A bit of news for members of Congress on their way home for the weekend: America hates you.
Nearly eight in 10 Americans told Gallup pollsters this month they disapprove of the way Congress is handling its job, the 45th consecutive month that more than two-thirds of Americans graded Congress poorly.
The problem isn't as much what Congress is doing as what it is not getting done. Fifty-nine percent of the disapproving Americans cited partisan gridlock and ineffectiveness for their thumbs-down.
Fewer than 30 percent cited performance on specific issues or ethics.
It gets worse.
Gallup's 40-year study of the public's faith in U.S. institutions found that the percentage of people expressing confidence in Congress has dropped to 10 percent. For the fourth straight year, the first branch of government ranks last on a list of 16 institutions.
Congress's ranking is the worst Gallup has ever found for any institution it has measured since 1973.
Churches, businesses, the media, labor unions, and schools—people are losing faith in virtually every social institution that made America great, a dangerous decades-old decline explored by National Journal a year ago ("In Nothing We Trust").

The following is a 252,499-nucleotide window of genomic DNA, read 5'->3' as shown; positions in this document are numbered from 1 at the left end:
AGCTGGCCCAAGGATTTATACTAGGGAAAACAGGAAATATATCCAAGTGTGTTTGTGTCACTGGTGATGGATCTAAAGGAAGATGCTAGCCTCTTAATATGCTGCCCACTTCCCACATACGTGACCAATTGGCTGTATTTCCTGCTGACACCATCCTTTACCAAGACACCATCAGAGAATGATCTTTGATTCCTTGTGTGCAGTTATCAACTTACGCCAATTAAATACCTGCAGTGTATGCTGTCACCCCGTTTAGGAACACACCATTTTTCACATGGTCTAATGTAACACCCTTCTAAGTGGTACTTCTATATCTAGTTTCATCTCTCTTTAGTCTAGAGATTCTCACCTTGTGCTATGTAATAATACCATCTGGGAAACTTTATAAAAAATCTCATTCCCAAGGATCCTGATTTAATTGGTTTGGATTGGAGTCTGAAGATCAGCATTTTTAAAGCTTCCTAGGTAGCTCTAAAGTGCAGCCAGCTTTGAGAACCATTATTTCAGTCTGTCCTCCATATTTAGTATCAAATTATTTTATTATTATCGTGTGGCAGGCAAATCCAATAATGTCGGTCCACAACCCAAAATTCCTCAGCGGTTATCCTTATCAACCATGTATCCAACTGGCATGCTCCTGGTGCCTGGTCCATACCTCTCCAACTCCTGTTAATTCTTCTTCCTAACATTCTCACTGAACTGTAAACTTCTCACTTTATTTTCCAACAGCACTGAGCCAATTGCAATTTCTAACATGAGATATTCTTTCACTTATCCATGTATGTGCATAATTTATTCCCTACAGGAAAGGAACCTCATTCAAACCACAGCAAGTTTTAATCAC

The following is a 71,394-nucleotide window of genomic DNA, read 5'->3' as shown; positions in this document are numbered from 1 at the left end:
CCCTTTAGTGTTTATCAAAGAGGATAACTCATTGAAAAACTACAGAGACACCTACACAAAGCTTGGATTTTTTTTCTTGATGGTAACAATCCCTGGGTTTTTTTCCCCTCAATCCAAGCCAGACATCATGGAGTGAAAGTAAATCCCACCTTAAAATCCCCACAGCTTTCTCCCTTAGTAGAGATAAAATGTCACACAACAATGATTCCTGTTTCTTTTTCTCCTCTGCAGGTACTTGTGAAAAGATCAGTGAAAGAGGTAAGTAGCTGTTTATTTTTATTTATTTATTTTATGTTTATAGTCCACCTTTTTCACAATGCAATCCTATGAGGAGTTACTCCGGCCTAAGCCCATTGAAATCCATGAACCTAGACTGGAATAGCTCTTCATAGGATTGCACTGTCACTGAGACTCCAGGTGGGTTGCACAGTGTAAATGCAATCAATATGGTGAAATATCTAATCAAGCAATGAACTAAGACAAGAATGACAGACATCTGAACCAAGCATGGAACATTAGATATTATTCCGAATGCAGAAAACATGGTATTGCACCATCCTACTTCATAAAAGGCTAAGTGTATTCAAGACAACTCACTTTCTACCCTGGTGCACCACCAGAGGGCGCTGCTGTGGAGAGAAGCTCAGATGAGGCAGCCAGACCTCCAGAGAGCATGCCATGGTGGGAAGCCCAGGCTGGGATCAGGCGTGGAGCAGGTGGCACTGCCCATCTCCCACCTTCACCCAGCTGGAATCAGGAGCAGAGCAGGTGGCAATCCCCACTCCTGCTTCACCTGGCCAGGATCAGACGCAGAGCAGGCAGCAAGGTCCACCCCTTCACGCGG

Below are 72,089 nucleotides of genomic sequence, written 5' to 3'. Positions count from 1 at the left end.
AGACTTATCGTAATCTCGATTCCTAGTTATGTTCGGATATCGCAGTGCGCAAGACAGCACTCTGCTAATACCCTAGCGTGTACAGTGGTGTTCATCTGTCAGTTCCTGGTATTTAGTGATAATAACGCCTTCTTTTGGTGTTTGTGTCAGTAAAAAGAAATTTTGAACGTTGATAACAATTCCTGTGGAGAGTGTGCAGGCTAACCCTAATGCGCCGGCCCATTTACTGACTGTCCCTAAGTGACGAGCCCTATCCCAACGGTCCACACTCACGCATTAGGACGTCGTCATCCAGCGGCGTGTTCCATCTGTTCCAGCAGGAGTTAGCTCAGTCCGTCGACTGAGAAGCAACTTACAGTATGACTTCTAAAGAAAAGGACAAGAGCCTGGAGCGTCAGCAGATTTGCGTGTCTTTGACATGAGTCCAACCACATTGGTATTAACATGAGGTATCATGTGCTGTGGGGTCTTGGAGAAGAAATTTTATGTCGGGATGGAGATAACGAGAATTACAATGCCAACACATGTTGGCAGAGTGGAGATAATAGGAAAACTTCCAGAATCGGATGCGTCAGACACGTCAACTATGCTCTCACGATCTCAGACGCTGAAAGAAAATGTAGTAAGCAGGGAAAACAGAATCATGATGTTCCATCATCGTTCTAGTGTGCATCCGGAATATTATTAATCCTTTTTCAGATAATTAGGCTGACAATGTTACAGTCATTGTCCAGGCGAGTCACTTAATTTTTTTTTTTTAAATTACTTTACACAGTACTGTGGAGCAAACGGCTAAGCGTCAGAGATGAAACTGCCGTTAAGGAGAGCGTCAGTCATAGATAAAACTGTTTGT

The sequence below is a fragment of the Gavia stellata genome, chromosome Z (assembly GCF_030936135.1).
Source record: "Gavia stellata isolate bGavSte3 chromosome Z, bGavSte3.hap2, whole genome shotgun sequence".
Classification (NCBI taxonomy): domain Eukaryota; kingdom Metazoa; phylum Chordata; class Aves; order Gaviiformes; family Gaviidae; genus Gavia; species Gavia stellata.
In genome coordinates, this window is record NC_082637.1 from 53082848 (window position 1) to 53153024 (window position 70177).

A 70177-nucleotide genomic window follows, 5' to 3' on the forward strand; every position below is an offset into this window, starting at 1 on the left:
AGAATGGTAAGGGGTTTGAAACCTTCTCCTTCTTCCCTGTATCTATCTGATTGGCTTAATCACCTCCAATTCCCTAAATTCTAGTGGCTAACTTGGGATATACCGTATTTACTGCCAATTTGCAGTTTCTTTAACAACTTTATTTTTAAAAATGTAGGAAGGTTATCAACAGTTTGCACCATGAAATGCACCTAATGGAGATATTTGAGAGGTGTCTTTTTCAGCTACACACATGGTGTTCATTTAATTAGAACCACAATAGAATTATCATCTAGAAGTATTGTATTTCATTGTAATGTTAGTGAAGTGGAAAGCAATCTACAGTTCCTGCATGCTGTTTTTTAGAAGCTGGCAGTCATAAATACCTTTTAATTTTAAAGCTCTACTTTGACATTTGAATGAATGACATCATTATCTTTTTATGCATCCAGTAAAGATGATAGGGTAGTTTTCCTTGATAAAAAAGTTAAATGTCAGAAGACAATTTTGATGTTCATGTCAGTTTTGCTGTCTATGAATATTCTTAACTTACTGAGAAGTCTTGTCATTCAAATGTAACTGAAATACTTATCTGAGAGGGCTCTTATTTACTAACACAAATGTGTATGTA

Gallup puts Congress at the bottom of a decrepit barrel.
"The divided Congress, with Democrats controlling the Senate and Republicans the House, is likely part of the reason for the low levels of confidence rank-and-file Democrats and Republicans express, and is tied to Americans' frustrations with Congress's inability to get much done," the Gallup study concluded.
Gridlock has many causes. First, House districts are drawn by politicians to protect incumbents, creating a situation where only hyper-conservative Republicans and staunchly liberal Democrats survive most party primaries. The rise of the tea party has particularly radicalized the GOP.
The Internet has polarized and democratized new media, enabling voters to limit their information sources to those that cement their partisan views. Polarized voters push Congress to extremes, making Americans both opponents of, and a cause of, gridlock.
Finally, the Democratic White House and GOP-controlled House lack leaders able and willing to craft compromises. President Obama, House Speaker John Boehner, and their partisan choruses rarely even discuss ways to find common ground, much less find any.
In this era of partisanship, it is safer to demonize than to compromise.
Obama's job-approval rating is hovering near 50 percent, a sign that voters tend to blame Republicans a bit more than Democrats for gridlock. It is too soon to conclude whether the recent spate of controversies involving the White House will affect the public's view of Obama. His relatively high numbers may also may be a reflection of the esteem Americans hold for the office of the presidency.
Not so for Congress.